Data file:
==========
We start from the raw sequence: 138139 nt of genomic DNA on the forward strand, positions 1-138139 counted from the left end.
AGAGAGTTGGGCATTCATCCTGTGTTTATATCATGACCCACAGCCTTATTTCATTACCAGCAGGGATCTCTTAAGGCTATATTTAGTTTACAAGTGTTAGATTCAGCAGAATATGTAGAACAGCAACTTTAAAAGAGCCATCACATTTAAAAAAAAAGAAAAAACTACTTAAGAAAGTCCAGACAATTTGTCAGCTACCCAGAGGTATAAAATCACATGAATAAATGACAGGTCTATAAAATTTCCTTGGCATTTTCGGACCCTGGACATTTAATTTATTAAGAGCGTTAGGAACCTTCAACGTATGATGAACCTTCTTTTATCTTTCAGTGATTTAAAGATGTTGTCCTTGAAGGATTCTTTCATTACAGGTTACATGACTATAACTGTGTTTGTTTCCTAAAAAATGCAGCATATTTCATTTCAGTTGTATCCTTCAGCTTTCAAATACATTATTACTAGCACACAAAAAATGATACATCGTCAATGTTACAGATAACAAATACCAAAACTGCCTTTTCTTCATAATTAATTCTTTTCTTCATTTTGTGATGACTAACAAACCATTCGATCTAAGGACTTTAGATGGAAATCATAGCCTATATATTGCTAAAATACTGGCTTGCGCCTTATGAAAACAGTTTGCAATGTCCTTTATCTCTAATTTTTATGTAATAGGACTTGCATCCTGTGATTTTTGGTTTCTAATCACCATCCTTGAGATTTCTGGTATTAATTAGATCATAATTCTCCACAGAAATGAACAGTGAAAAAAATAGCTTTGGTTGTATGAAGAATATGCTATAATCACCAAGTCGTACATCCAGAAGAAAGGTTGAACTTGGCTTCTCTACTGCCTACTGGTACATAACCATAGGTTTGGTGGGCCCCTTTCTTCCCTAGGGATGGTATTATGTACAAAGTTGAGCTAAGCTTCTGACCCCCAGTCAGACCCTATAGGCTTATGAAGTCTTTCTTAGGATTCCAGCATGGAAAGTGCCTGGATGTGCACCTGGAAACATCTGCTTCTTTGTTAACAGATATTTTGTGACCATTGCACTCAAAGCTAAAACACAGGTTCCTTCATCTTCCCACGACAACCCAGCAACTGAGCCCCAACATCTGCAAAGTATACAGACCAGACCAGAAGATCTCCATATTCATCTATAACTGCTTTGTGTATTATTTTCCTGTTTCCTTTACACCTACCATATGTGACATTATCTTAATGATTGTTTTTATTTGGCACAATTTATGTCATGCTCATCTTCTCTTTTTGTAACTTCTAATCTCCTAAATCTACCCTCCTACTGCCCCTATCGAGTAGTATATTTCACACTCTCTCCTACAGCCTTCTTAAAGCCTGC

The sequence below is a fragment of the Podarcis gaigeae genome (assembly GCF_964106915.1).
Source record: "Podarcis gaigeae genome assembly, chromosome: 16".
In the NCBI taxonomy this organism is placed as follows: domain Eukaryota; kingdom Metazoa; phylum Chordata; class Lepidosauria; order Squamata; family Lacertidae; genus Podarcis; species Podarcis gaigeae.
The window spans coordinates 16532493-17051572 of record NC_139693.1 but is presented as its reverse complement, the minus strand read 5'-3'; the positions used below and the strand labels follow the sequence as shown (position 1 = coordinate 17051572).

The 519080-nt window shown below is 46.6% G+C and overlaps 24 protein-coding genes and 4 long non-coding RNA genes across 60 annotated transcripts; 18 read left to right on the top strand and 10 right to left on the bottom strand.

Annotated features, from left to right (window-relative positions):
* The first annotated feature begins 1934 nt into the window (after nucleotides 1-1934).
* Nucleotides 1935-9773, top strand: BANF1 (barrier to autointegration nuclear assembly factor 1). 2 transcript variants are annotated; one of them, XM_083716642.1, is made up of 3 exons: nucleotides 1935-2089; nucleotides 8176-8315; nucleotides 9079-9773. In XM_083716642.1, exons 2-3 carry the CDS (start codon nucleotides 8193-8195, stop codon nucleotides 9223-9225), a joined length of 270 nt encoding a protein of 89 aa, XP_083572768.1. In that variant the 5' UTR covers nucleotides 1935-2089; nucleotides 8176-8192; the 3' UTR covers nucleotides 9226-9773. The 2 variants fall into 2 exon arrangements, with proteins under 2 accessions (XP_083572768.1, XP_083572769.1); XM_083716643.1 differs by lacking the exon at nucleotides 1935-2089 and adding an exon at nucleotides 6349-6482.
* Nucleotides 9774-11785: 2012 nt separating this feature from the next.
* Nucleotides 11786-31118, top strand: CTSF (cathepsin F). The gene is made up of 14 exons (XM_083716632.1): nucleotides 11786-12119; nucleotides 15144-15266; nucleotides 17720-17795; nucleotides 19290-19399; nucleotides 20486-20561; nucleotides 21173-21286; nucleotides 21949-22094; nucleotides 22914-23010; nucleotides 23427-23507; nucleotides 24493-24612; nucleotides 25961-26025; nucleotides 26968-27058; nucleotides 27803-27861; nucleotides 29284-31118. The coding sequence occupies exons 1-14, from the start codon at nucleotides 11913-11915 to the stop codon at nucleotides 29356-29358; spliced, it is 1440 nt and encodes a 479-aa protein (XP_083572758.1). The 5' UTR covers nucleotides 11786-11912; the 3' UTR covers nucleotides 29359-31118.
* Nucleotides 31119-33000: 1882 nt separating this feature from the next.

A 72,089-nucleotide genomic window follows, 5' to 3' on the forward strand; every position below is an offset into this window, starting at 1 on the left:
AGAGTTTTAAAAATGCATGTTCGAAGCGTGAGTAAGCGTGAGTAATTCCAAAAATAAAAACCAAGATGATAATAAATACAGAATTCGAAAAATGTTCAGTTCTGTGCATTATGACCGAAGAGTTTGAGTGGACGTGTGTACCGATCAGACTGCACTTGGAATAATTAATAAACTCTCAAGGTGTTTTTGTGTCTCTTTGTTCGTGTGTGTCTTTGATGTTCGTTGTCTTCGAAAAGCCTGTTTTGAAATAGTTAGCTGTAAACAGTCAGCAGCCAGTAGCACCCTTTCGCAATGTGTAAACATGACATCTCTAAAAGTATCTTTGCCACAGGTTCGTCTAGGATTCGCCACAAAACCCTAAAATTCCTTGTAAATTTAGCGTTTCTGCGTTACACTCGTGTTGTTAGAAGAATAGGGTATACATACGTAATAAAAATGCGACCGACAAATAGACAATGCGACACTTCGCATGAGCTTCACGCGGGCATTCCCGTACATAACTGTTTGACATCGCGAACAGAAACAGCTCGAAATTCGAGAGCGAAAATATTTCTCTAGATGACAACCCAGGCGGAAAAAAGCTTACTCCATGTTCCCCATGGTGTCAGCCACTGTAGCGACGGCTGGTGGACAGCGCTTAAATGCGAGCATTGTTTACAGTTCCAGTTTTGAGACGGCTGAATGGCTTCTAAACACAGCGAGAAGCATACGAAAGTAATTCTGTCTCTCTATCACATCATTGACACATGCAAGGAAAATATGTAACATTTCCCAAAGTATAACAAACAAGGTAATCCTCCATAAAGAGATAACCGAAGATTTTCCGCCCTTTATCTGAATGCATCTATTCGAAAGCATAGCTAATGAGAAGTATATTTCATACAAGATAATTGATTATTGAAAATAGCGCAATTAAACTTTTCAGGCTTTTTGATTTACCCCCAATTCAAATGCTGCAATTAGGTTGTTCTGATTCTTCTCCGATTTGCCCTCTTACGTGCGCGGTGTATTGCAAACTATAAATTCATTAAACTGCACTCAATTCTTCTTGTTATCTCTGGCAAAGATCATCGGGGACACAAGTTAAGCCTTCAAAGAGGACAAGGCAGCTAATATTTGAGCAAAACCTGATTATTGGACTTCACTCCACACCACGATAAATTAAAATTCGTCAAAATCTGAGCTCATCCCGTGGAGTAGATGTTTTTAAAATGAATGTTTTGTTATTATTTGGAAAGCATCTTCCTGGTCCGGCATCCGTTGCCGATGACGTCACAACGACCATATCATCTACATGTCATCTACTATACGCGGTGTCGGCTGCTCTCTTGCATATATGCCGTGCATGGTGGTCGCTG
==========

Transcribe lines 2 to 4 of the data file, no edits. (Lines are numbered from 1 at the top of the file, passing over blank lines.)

AGAGAGTTGGGCATTCATCCTGTGTTTATATCATGACCCACAGCCTTATTTCATTACCAGCAGGGATCTCTTAAGGCTATATTTAGTTTACAAGTGTTAGATTCAGCAGAATATGTAGAACAGCAACTTTAAAAGAGCCATCACATTTAAAAAAAAAGAAAAAACTACTTAAGAAAGTCCAGACAATTTGTCAGCTACCCAGAGGTATAAAATCACATGAATAAATGACAGGTCTATAAAATTTCCTTGGCATTTTCGGACCCTGGACATTTAATTTATTAAGAGCGTTAGGAACCTTCAACGTATGATGAACCTTCTTTTATCTTTCAGTGATTTAAAGATGTTGTCCTTGAAGGATTCTTTCATTACAGGTTACATGACTATAACTGTGTTTGTTTCCTAAAAAATGCAGCATATTTCATTTCAGTTGTATCCTTCAGCTTTCAAATACATTATTACTAGCACACAAAAAATGATACATCGTCAATGTTACAGATAACAAATACCAAAACTGCCTTTTCTTCATAATTAATTCTTTTCTTCATTTTGTGATGACTAACAAACCATTCGATCTAAGGACTTTAGATGGAAATCATAGCCTATATATTGCTAAAATACTGGCTTGCGCCTTATGAAAACAGTTTGCAATGTCCTTTATCTCTAATTTTTATGTAATAGGACTTGCATCCTGTGATTTTTGGTTTCTAATCACCATCCTTGAGATTTCTGGTATTAATTAGATCATAATTCTCCACAGAAATGAACAGTGAAAAAAATAGCTTTGGTTGTATGAAGAATATGCTATAATCACCAAGTCGTACATCCAGAAGAAAGGTTGAACTTGGCTTCTCTACTGCCTACTGGTACATAACCATAGGTTTGGTGGGCCCCTTTCTTCCCTAGGGATGGTATTATGTACAAAGTTGAGCTAAGCTTCTGACCCCCAGTCAGACCCTATAGGCTTATGAAGTCTTTCTTAGGATTCCAGCATGGAAAGTGCCTGGATGTGCACCTGGAAACATCTGCTTCTTTGTTAACAGATATTTTGTGACCATTGCACTCAAAGCTAAAACACAGGTTCCTTCATCTTCCCACGACAACCCAGCAACTGAGCCCCAACATCTGCAAAGTATACAGACCAGACCAGAAGATCTCCATATTCATCTATAACTGCTTTGTGTATTATTTTCCTGTTTCCTTTACACCTACCATATGTGACATTATCTTAATGATTGTTTTTATTTGGCACAATTTATGTCATGCTCATCTTCTCTTTTTGTAACTTCTAATCTCCTAAATCTACCCTCCTACTGCCCCTATCGAGTAGTATATTTCACACTCTCTCCTACAGCCTTCTTAAAGCCTGC

The sequence below is a fragment of the Podarcis gaigeae genome (assembly GCF_964106915.1).
Source record: "Podarcis gaigeae genome assembly, chromosome: 16".